Activist knowledge

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'Activist knowledge' or 'dissident knowledge', refers to the ideological and ideational aspects of social movements such as challenging or reformulating dominant political ideas and ideologies, and developing new concepts, thoughts and meanings through the contentional interactions with social, political, cultural and economic authorities.[1]

The cognitive or ideational aspects of social movements have been theorized by a group of scholars such as Ron Eyerman and Andrew Jamison[2] (from a cognitive approach), Hank Johnston[3] and David Snow and others [4] (from a framing perspective) and S A Hosseini, from an integrative approach.

"The ‘ideational dimension’ of a social movement consists of the intellectual processes of how the movement actors understand, conceptualize, explain, and analyze social problems and the events they have experienced, and how they reflect on their own individual and collective practices. The ‘ideational landscape’ of a social movement is a space where movement actors translate their collective experiences of social reality into ideas... Activist knowledge is, by definition, a process of (trans)forming social consciousness through a certain course of socio-political contentions and communicative actions – mostly undertaken in ‘public spheres’, around a vital set of interrelated social issues, in order to explain and respond to them. This kind of collective-networked cognition is a practical-ideational process which proceeds out of a social movement’s relations with (and contributions to) both existing knowledge spheres and social reality."[5]

The creation of new systems of meaning is an inseparable part of social movements. Especially in today's information society, as Manuel Castells points out, the real targets of the current mobilizations are the minds of people around the world; it is "by changing minds that they expect to put pressure on the institutions of governance and, ultimately, bring democracy and alternative social values to these institutions"[6]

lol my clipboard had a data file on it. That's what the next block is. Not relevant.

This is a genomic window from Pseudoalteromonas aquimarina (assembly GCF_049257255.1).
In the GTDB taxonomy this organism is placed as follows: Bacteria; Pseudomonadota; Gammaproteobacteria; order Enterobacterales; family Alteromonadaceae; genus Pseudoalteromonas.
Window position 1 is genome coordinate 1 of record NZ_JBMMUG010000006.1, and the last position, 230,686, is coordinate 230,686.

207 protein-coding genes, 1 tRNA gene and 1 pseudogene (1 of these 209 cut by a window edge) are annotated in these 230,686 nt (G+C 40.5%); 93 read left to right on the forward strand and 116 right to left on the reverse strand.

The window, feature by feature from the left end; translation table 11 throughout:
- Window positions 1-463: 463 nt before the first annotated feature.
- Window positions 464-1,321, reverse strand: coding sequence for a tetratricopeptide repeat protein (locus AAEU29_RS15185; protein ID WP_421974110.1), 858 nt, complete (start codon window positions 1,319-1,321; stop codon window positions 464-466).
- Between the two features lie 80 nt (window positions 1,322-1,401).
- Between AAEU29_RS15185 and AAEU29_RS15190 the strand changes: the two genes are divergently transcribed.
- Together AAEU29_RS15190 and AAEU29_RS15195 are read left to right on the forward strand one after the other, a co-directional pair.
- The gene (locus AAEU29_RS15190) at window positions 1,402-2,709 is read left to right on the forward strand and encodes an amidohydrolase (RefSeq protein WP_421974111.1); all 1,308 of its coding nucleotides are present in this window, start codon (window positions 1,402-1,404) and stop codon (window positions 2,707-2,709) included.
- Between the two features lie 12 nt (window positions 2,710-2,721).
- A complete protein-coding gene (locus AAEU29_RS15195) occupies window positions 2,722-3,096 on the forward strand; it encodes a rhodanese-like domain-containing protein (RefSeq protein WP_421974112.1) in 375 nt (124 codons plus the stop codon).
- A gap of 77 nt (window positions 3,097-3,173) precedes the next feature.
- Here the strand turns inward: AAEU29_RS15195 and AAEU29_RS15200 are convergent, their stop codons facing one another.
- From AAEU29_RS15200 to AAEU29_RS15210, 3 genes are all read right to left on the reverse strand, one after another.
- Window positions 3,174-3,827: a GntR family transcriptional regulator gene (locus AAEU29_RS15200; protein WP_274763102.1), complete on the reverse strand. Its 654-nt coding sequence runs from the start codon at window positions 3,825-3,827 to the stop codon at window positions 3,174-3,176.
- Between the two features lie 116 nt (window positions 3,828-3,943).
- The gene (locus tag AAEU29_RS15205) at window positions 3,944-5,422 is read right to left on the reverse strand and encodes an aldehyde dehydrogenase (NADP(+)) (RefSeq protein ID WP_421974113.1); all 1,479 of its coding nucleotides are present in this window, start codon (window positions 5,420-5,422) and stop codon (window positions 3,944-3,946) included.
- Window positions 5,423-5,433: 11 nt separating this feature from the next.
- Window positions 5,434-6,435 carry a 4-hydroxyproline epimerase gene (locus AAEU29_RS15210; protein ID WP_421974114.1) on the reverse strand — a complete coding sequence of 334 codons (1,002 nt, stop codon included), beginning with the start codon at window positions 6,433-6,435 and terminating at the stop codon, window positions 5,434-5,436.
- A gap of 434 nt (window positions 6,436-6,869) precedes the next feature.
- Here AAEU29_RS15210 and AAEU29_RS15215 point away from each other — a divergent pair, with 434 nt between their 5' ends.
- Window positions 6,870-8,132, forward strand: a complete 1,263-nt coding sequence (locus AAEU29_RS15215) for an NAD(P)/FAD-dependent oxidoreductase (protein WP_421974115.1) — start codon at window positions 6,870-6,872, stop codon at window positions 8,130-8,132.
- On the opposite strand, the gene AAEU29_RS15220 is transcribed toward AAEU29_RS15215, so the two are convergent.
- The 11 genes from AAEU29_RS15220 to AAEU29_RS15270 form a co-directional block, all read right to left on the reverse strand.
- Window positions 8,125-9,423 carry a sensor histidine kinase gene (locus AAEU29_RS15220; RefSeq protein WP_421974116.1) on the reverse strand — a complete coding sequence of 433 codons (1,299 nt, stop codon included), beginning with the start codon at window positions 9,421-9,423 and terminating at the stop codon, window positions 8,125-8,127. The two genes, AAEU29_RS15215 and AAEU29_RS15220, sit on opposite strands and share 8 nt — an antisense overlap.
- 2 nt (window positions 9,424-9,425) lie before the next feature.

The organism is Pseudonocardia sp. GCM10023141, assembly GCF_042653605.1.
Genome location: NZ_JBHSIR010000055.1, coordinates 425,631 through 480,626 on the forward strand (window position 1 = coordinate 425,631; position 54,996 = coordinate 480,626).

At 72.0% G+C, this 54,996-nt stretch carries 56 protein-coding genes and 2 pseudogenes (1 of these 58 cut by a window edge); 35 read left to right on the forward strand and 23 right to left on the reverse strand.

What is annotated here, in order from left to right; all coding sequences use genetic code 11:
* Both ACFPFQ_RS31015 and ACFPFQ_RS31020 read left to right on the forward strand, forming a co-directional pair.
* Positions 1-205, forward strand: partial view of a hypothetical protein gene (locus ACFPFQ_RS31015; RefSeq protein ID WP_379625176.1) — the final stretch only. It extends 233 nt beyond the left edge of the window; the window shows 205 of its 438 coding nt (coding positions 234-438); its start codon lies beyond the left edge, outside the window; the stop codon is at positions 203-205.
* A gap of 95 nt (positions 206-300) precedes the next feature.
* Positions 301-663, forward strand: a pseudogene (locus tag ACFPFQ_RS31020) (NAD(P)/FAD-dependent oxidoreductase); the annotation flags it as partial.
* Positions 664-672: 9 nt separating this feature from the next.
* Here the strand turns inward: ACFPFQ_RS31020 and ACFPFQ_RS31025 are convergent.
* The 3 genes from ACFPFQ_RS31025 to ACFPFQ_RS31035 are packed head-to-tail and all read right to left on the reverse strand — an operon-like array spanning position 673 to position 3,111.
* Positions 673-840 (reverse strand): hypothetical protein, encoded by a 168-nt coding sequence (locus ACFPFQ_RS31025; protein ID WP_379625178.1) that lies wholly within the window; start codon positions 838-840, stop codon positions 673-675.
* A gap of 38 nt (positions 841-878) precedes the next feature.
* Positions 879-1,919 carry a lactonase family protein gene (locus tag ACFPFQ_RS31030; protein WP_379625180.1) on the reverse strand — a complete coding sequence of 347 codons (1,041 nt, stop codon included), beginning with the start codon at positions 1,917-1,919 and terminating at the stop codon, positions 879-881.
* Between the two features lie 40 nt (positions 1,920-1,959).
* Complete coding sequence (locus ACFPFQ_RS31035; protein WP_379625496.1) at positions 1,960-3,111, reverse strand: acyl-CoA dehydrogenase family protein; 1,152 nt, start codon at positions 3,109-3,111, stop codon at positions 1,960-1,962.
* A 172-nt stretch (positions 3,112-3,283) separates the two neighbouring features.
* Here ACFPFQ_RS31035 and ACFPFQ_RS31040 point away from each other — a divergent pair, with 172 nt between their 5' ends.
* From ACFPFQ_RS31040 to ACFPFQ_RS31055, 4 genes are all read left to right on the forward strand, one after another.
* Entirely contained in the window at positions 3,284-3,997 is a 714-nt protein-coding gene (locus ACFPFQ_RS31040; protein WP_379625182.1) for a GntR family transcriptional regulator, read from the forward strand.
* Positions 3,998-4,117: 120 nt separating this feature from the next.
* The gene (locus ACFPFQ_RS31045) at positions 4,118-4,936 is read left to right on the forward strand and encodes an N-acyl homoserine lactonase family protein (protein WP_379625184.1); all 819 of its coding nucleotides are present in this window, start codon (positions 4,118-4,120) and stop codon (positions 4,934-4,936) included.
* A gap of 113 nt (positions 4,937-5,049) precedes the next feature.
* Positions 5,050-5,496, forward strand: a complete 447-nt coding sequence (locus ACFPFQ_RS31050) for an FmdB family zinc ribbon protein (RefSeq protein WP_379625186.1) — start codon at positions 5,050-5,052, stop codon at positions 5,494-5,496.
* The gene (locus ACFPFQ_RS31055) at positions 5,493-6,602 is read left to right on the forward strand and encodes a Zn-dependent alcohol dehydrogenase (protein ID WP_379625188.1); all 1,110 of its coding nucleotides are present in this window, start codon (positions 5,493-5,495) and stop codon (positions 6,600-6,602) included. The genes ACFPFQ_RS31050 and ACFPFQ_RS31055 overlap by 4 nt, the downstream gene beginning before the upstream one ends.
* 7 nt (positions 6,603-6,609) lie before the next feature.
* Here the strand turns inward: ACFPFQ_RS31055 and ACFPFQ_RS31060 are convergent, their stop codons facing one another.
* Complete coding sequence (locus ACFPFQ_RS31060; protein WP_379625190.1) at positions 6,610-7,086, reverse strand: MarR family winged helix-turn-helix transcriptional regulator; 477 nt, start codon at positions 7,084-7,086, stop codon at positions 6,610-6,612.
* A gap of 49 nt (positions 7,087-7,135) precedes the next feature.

As mentioned in the World Social Forum’s Charter of Principles, for instance, ‘… the World Social Forum is a movement of ideas that prompts reflection, and the transparent circulation of the results of that reflection, on the mechanisms and instruments of domination by capital … and on the alternatives proposed to solve the problems of exclusion and inequality’ (WSF 2001 Principle 11)

The meaning and knowledge making processes in social movements are not however restricted to information acquisition and processing, social psychological cognitions, practical knowledge, deliberative contemplations in public spheres, discursive and ideological transformations, framing and so on.

‘Activist/dissident knowledge’ "is formed through both strategic and communicative actions in confronting dominant social processes. Such knowledge is shaped at a very pragmatic level that differs in nature (despite some overlaps) from the academic level of knowledge production, the institutional level of political ideology construction, and even the routine interactional level of cultural reproduction".[5]

References[edit]

  1. ^ Hosseini, S A Hamed (2010). Alternative Globalizations: An Integrative Approach to Studying Dissident Knowledge in the Global Justice Movement. New York: Routledge. ISBN 978-0-415-49476-2. 
  2. ^ Eyerman, Ron (1991). Social Movements: A Cognitive Approach. University Park: Pennsylvania State University Press. 
  3. ^ Johnston, Hank (1995). Social Movements and Culture. Minneapolis: University of Minnesota Press. 
  4. ^ Snow, David; Richford, E. B., Jr., Worden, S. K., & Benford, R. D. (1986). "Frame Alignment Processes, Micromobilization, and Movement Participation". American Sociological Review 51 (4): 464–481. doi:10.2307/2095581. 
  5. ^ a b Hosseini, S A Hamed (2010). "Activist Knowledge: Interrogating the Ideational Landscape of Social Movements". The International Journal of Interdisciplinary Social Sciences 5 (5): 339–357. Retrieved 12 July 2011. 
  6. ^ Castells, Manuel (2004). The Power of Identity. Malden; Oxford: Blackwell Publishing. p. 157. 

Further reading[edit]